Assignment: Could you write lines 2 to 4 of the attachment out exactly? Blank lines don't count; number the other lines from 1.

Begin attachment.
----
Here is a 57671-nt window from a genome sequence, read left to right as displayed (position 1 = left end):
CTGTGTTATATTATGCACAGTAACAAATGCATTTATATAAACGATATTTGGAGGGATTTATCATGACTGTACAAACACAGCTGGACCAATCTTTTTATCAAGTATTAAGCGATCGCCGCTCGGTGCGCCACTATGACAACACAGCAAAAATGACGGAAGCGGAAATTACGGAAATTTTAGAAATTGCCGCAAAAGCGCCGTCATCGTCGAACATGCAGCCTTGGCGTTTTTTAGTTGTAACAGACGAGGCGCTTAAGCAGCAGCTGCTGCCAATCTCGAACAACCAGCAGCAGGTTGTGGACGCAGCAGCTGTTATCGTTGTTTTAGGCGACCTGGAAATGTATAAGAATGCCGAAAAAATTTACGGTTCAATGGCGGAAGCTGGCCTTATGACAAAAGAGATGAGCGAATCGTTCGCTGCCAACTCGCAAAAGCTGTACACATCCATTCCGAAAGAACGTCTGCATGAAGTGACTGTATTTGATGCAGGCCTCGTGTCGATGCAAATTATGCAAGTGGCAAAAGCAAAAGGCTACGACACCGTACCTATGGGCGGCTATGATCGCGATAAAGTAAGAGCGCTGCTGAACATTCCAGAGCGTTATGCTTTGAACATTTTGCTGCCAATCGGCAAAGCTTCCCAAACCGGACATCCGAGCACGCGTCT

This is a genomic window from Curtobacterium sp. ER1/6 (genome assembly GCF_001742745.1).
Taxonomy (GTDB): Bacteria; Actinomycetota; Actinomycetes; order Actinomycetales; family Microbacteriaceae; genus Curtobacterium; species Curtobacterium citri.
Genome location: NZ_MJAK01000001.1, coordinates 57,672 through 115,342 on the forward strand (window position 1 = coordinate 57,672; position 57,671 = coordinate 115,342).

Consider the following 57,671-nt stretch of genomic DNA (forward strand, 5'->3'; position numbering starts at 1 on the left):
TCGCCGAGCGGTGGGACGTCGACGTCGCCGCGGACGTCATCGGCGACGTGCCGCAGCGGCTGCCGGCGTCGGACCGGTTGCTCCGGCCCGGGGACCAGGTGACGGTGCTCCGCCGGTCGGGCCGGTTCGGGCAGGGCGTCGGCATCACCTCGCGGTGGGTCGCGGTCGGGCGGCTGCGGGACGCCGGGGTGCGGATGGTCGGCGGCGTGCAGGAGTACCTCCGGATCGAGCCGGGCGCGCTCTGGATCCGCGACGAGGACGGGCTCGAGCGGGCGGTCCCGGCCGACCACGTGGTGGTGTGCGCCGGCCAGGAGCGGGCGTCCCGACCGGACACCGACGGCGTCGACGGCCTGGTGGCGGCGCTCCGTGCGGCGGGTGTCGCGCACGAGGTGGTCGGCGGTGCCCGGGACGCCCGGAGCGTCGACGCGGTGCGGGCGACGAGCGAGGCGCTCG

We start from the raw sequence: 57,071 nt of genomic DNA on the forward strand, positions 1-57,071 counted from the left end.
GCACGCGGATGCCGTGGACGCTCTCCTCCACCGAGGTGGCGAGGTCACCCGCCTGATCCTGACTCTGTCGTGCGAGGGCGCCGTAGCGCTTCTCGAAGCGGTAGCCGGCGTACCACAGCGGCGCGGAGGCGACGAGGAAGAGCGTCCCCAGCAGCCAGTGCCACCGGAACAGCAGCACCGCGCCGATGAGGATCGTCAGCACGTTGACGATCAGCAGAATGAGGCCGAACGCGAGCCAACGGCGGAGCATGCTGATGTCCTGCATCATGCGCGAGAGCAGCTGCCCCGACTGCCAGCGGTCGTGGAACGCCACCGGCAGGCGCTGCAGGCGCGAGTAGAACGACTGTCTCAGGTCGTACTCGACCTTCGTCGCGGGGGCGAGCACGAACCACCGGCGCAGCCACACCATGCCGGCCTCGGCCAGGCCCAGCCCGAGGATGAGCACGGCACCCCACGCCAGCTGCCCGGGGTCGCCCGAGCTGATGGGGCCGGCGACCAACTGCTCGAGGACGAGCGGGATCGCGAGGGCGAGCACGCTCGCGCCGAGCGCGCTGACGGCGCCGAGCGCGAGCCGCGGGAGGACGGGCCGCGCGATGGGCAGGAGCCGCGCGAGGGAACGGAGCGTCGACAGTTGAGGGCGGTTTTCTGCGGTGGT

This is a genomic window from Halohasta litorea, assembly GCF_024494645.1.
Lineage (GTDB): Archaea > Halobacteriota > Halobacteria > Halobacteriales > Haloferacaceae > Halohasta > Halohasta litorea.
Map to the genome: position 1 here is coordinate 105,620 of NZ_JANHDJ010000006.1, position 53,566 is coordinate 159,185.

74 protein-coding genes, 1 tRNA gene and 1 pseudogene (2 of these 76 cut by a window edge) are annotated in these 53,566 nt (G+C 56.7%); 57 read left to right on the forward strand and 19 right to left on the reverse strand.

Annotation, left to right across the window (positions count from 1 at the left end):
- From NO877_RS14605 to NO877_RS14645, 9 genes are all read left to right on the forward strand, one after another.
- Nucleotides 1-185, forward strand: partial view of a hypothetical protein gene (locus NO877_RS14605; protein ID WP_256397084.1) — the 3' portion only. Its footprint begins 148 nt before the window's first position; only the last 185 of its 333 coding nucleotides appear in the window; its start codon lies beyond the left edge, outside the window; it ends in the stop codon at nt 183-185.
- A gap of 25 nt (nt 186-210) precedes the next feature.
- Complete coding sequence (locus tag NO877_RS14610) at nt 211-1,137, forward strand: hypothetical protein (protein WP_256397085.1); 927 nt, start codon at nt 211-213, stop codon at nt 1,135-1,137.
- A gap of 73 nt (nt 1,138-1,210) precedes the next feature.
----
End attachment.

CTGTGTTATATTATGCACAGTAACAAATGCATTTATATAAACGATATTTGGAGGGATTTATCATGACTGTACAAACACAGCTGGACCAATCTTTTTATCAAGTATTAAGCGATCGCCGCTCGGTGCGCCACTATGACAACACAGCAAAAATGACGGAAGCGGAAATTACGGAAATTTTAGAAATTGCCGCAAAAGCGCCGTCATCGTCGAACATGCAGCCTTGGCGTTTTTTAGTTGTAACAGACGAGGCGCTTAAGCAGCAGCTGCTGCCAATCTCGAACAACCAGCAGCAGGTTGTGGACGCAGCAGCTGTTATCGTTGTTTTAGGCGACCTGGAAATGTATAAGAATGCCGAAAAAATTTACGGTTCAATGGCGGAAGCTGGCCTTATGACAAAAGAGATGAGCGAATCGTTCGCTGCCAACTCGCAAAAGCTGTACACATCCATTCCGAAAGAACGTCTGCATGAAGTGACTGTATTTGATGCAGGCCTCGTGTCGATGCAAATTATGCAAGTGGCAAAAGCAAAAGGCTACGACACCGTACCTATGGGCGGCTATGATCGCGATAAAGTAAGAGCGCTGCTGAACATTCCAGAGCGTTATGCTTTGAACATTTTGCTGCCAATCGGCAAAGCTTCCCAAACCGGACATCCGAGCACGCGTCT

This is a genomic window from Curtobacterium sp. ER1/6 (genome assembly GCF_001742745.1).
Taxonomy (GTDB): Bacteria; Actinomycetota; Actinomycetes; order Actinomycetales; family Microbacteriaceae; genus Curtobacterium; species Curtobacterium citri.